yes Joe, I take them out on anything applicable here . I've had some returned due to recent changes that made a permit unapplicable. , they no longer do anything but 'complex structures'... I figure, maybe ideally, the ????'s will be weeded out....
This probably sounds odd to those who have to deal with an overabundance of bureaucracy, but go without....and you'll be happy to have some critique along with some backup.
[This message has been edited by sparky (edited 12-29-2002).]
#147672 - 12/29/0206:52 PMRe: Electrical Permits? Do you take them out?
Any electrical installation other than a single family owner occupied home, farms with less than 10 employees, or home businesses with less than three employees.
Q. Do I need a licensed electrician to wire my duplex?
A. No, however the person performing the work must obtain an electrical work notice and the installation must be inspected by Labor & Industry.
Q. If I am wiring an existing building, am I responsible for pre-existing wiring? Will I be responsible for replacing or repairing problems that were there before I came along?
A. No, you are not responsible for existing conditions, however, as a professional you should bring unsafe conditions to the attention of the owner as well as the electrical inspector. Existing conditions that create an imminent hazard will be written to the owner as an existing violation with a reasonable amount of time issued to correct the problem(s) depending on the degree of hazard.
Q. As a licensed electrician, if wiring a single family, owner-occupied home, do I have to follow the National Electrical Code?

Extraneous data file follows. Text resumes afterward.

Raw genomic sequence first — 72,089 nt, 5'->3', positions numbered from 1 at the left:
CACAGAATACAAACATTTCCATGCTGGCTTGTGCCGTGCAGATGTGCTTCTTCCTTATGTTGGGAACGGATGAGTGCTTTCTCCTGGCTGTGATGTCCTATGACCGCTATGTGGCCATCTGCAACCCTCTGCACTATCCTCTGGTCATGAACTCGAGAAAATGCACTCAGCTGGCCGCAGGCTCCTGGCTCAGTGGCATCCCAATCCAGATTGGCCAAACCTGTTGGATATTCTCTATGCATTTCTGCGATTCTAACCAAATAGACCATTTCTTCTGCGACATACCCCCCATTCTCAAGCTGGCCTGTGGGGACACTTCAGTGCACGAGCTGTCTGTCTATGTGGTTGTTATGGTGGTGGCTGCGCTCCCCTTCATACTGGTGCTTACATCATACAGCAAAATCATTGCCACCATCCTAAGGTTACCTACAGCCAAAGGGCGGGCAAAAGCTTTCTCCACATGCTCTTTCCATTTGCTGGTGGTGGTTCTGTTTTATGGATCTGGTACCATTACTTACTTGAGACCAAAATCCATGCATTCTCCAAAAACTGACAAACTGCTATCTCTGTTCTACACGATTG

A. Yes. The fact that structures of this type are not inspected and do not require permits does not relieve you of the responsibility of performing your work and installation of the electrical system in a safe and professional manner.
Q. If XYZ Electric has an electrical permit on a job and leaves before completion, do I have to pull a permit too?
A. Yes. You will only be responsible fore the work performed by you. The previous contractor must call for an inspection of their work up to the time of separation.
Q. What is maintenance?
A. Anything that is new, such as receptacle outlets, installing a new light, replacing with a different type, etc., requires a permit. Replacing a broken receptacle or replacing a ballast would be maintenance.
Q. Where are supplemental ground connections made -- at the meter socket or at the first disconnecting means?
The code allows connection at either point, but most of the utilities want them at the meter pak.
Joe Tedesco, NEC Consultant
#147673 - 12/30/0208:25 AMRe: Electrical Permits? Do you take them out?
Joe: NJ requirements (from my memory, as the "Blue Book" is in my truck, and it's pouring rain)
Permit required for all electrical work excluding minor repairs. Homeowner can do electrical work in a single family home providing he/she is owner of record, and resides at that home. Single family rentals, multi family, commercial, industrial, all require a lic. EC (and permits)
EC's are required to obtain permits prior to starting any work, excluding "emergency"; which requires verbal notification of the Building Dept, and the permit application within 48-72 hrs.
That's basically the rules; as to a direct answer to your question; most EC's;>85%
The handyman guys can't get a permit, and with the homeowners, it's probably <50% who apply for permits. John
#147676 - 01/24/0301:18 AMRe: Electrical Permits? Do you take them out?
Joe, Over here in NZ, we abandoned this in 1991. I wish that we hadn't, it was a lot easier system to work with, less paper-work, less time wasted, and the Power board Inspector wore the can for any faults after the tests were done. Now we have a system of, who is the next sparkie we can hang?, for not doing the right paperwork, testing, etc. It's a Killer!.